Gift of the artist

When French cowboy artist Maggiori presented Once Upon a Time to the museum, he also presented a note that read in part, “May this painting inspire and open the eyes of generations to come, as it shows a part of the West that was sometimes forgotten.” The painting is a visitor favorite, and it’s no surprise why. “Painted and gifted to the museum by the artist during the turmoil following George Floyd’s murder, Maggiori’s dynamic composition consisting of billowing clouds and expansive landscape not only commands the viewer’s attention but also highlights the often-untold story and importance of Black cowboys and their role in the West,” says Jason Kirkland, director of exhibitions, collections and education at the Briscoe Western Art Museum. “The title of the painting helps remind us of their critical role in our nation’s history.”


Maynard Dixon (1875 – 1946)
Two Packers, 1936

Gouache on illustration board, 24 x 20 inches
Purchased with funds provided by the Jack and Valerie Guenther Foundation

Two Packers reflects Dixon’s strong background in illustrative art, a field that launched the Western genre and the careers of the fathers of Western art, Charles M. Russell and Frederic Remington. Suggested to be a study for a larger work whose commissioning failed, this evolutionary piece shows a history of Natives transporting goods, illustrating historic and modern transportation methods.


Carl Rungius (1869 – 1959)
Rainbow Rams, Ca. 1945

Oil on canvas, 16¼ x 20¼ inches
Gift of the Jack and Valerie Guenther Foundation

Known as one of the “Big Four,” Rungius was, and remains, one of the leading American wildlife artists, painting vastly in the western United States and Canada. In this work, he depicts three Rocky Mountain bighorn sheep in his classic impressionistic style, showcasing the animals in their naturalistic state. It’s a fantastic reminder of one of the pillars of Western art: wildlife and landscape — representing so much of what we love about the “wild” West.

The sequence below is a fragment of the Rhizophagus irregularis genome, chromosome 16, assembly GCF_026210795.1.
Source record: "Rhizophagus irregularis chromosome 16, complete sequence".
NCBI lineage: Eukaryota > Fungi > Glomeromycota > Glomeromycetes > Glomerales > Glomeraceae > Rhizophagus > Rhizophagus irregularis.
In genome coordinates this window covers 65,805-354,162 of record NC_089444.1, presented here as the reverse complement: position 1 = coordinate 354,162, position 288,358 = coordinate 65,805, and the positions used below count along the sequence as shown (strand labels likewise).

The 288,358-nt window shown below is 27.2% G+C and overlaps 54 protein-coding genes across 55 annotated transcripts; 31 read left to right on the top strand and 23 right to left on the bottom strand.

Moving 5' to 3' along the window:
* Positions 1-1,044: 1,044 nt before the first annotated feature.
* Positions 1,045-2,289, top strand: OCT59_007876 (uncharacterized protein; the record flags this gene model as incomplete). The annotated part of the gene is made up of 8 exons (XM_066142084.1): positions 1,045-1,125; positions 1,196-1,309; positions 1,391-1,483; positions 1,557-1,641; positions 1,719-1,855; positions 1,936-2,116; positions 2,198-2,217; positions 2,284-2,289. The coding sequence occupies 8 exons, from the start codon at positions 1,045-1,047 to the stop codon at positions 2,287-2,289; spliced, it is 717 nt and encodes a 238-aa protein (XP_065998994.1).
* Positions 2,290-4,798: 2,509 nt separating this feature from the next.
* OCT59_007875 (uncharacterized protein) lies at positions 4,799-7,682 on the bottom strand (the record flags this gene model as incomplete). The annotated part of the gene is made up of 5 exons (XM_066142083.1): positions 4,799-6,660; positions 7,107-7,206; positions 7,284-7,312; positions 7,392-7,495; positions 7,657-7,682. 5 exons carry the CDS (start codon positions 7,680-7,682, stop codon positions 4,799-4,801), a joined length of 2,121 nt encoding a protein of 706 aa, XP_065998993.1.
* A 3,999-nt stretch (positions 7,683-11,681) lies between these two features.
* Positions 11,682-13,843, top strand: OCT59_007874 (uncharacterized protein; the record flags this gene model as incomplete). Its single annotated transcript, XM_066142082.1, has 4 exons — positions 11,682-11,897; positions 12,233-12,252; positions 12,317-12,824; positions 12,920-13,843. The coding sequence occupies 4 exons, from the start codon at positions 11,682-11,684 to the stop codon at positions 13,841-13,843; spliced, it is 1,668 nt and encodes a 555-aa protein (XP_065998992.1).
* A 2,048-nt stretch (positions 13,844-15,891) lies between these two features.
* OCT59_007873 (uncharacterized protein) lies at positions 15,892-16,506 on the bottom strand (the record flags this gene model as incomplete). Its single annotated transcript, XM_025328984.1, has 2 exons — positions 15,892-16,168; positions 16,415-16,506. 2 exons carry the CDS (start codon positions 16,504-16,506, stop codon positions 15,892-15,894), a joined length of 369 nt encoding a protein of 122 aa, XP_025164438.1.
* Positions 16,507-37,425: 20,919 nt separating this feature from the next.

Fritz Scholder (1937 – 2005)
Native With Blue Blanket, N.D.

Acrylic on canvas, 18 x 12 inches
Gift of the Jack and Valerie Guenther Foundation

A formally enrolled member of the California Mission tribe of Luiseños, called the La Jolla Band of Luiseño Indians, Scholder once vowed to “never paint an Indian.” But his career took a much different path and his body of work largely confronted stereotypical portrayals of Native Americans, dealing with controversial subjects like alcoholism, cultural clashes, and joblessness. His use of bold swathes of color and expressionistic style, shown in this painting, helped bring Native American art into the larger sphere of contemporary art. His dialogue of colors makes for a dynamic, unromanticized portrait. Scholder was one of the first faculty members of the Institute of American Indian Arts, formed in Santa Fe, New Mexico, in 1962. There, he observed his students’ reactions to the social issues and emotional repercussions of longstanding government policies that affected Native Americans and used his art to address them.


Howard Terpning (B. 1927)
Steer Roping, 1975

Oil on masonite, 23⅞ x 19¾ inches
Gift of the Jack and Valerie Guenther Foundation

Terpning captures the fast-paced drama of the rodeo arena and the American cowboy tradition of steer roping — a rare subject for the artist. Guided by several pencil sketches done in real time, Terpning uses these to construct his overall compositions, bringing together the swift movement and hard work of cowboy culture. The illustrative nature of this piece reflects the influence of Charles M. Russell and Frederic Remington, whose works are touchstones for Cowboy Artists of America, an artist collective formed with the intent of keeping alive traditional realism in Western art and of which Terpning was an early member.


George Hallmark (B. 1949)
Reverence, 2011

Oil on linen, 48¼ x 36 inches
Purchased with funds provided by John T. and Debbie Montford